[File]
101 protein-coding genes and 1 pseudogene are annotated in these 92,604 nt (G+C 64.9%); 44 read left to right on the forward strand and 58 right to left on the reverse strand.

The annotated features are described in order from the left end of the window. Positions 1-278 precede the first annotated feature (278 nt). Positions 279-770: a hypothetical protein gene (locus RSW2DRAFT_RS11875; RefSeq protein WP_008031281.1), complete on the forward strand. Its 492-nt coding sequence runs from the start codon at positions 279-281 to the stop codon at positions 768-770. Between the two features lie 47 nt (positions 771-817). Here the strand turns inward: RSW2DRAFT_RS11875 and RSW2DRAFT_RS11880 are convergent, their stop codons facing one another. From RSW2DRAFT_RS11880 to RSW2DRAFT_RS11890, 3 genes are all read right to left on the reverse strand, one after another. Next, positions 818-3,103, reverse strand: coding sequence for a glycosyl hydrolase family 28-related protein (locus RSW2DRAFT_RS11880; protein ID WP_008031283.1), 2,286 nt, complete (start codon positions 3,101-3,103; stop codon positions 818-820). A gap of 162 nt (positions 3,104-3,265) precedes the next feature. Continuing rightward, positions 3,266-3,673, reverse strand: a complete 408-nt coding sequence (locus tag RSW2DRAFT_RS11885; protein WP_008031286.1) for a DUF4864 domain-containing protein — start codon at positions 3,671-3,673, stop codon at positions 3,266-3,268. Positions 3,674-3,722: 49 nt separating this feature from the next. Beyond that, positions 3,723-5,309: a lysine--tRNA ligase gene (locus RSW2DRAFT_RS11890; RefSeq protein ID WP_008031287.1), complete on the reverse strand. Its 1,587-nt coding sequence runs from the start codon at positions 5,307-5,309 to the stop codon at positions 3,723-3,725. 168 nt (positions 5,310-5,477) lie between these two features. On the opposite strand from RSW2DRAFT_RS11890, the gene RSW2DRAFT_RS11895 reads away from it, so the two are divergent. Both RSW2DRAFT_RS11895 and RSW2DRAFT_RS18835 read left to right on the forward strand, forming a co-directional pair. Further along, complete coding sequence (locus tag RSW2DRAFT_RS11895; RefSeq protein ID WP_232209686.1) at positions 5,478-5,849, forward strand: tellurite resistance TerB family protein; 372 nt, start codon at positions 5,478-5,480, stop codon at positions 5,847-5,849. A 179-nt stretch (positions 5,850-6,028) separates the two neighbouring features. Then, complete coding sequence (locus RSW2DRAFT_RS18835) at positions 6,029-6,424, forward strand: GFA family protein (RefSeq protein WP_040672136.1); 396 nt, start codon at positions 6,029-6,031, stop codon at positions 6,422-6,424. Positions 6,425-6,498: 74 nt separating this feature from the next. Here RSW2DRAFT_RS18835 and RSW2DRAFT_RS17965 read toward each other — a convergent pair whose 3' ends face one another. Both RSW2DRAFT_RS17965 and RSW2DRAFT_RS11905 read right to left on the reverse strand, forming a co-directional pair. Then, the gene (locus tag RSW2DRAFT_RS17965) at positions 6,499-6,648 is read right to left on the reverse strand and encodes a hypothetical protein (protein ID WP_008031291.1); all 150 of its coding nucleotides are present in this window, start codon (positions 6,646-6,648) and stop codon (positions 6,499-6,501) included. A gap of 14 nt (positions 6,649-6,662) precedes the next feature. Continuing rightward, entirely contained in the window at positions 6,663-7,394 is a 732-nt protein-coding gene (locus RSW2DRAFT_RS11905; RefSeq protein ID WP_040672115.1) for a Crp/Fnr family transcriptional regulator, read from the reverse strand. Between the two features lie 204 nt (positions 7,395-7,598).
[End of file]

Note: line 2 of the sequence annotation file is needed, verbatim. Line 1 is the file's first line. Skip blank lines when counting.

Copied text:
The annotated features are described in order from the left end of the window. Positions 1-278 precede the first annotated feature (278 nt). Positions 279-770: a hypothetical protein gene (locus RSW2DRAFT_RS11875; RefSeq protein WP_008031281.1), complete on the forward strand. Its 492-nt coding sequence runs from the start codon at positions 279-281 to the stop codon at positions 768-770. Between the two features lie 47 nt (positions 771-817). Here the strand turns inward: RSW2DRAFT_RS11875 and RSW2DRAFT_RS11880 are convergent, their stop codons facing one another. From RSW2DRAFT_RS11880 to RSW2DRAFT_RS11890, 3 genes are all read right to left on the reverse strand, one after another. Next, positions 818-3,103, reverse strand: coding sequence for a glycosyl hydrolase family 28-related protein (locus RSW2DRAFT_RS11880; protein ID WP_008031283.1), 2,286 nt, complete (start codon positions 3,101-3,103; stop codon positions 818-820). A gap of 162 nt (positions 3,104-3,265) precedes the next feature. Continuing rightward, positions 3,266-3,673, reverse strand: a complete 408-nt coding sequence (locus tag RSW2DRAFT_RS11885; protein WP_008031286.1) for a DUF4864 domain-containing protein — start codon at positions 3,671-3,673, stop codon at positions 3,266-3,268. Positions 3,674-3,722: 49 nt separating this feature from the next. Beyond that, positions 3,723-5,309: a lysine--tRNA ligase gene (locus RSW2DRAFT_RS11890; RefSeq protein ID WP_008031287.1), complete on the reverse strand. Its 1,587-nt coding sequence runs from the start codon at positions 5,307-5,309 to the stop codon at positions 3,723-3,725. 168 nt (positions 5,310-5,477) lie between these two features. On the opposite strand from RSW2DRAFT_RS11890, the gene RSW2DRAFT_RS11895 reads away from it, so the two are divergent. Both RSW2DRAFT_RS11895 and RSW2DRAFT_RS18835 read left to right on the forward strand, forming a co-directional pair. Further along, complete coding sequence (locus tag RSW2DRAFT_RS11895; RefSeq protein ID WP_232209686.1) at positions 5,478-5,849, forward strand: tellurite resistance TerB family protein; 372 nt, start codon at positions 5,478-5,480, stop codon at positions 5,847-5,849. A 179-nt stretch (positions 5,850-6,028) separates the two neighbouring features. Then, complete coding sequence (locus RSW2DRAFT_RS18835) at positions 6,029-6,424, forward strand: GFA family protein (RefSeq protein WP_040672136.1); 396 nt, start codon at positions 6,029-6,031, stop codon at positions 6,422-6,424. Positions 6,425-6,498: 74 nt separating this feature from the next. Here RSW2DRAFT_RS18835 and RSW2DRAFT_RS17965 read toward each other — a convergent pair whose 3' ends face one another. Both RSW2DRAFT_RS17965 and RSW2DRAFT_RS11905 read right to left on the reverse strand, forming a co-directional pair. Then, the gene (locus tag RSW2DRAFT_RS17965) at positions 6,499-6,648 is read right to left on the reverse strand and encodes a hypothetical protein (protein ID WP_008031291.1); all 150 of its coding nucleotides are present in this window, start codon (positions 6,646-6,648) and stop codon (positions 6,499-6,501) included. A gap of 14 nt (positions 6,649-6,662) precedes the next feature. Continuing rightward, entirely contained in the window at positions 6,663-7,394 is a 732-nt protein-coding gene (locus RSW2DRAFT_RS11905; RefSeq protein ID WP_040672115.1) for a Crp/Fnr family transcriptional regulator, read from the reverse strand. Between the two features lie 204 nt (positions 7,395-7,598).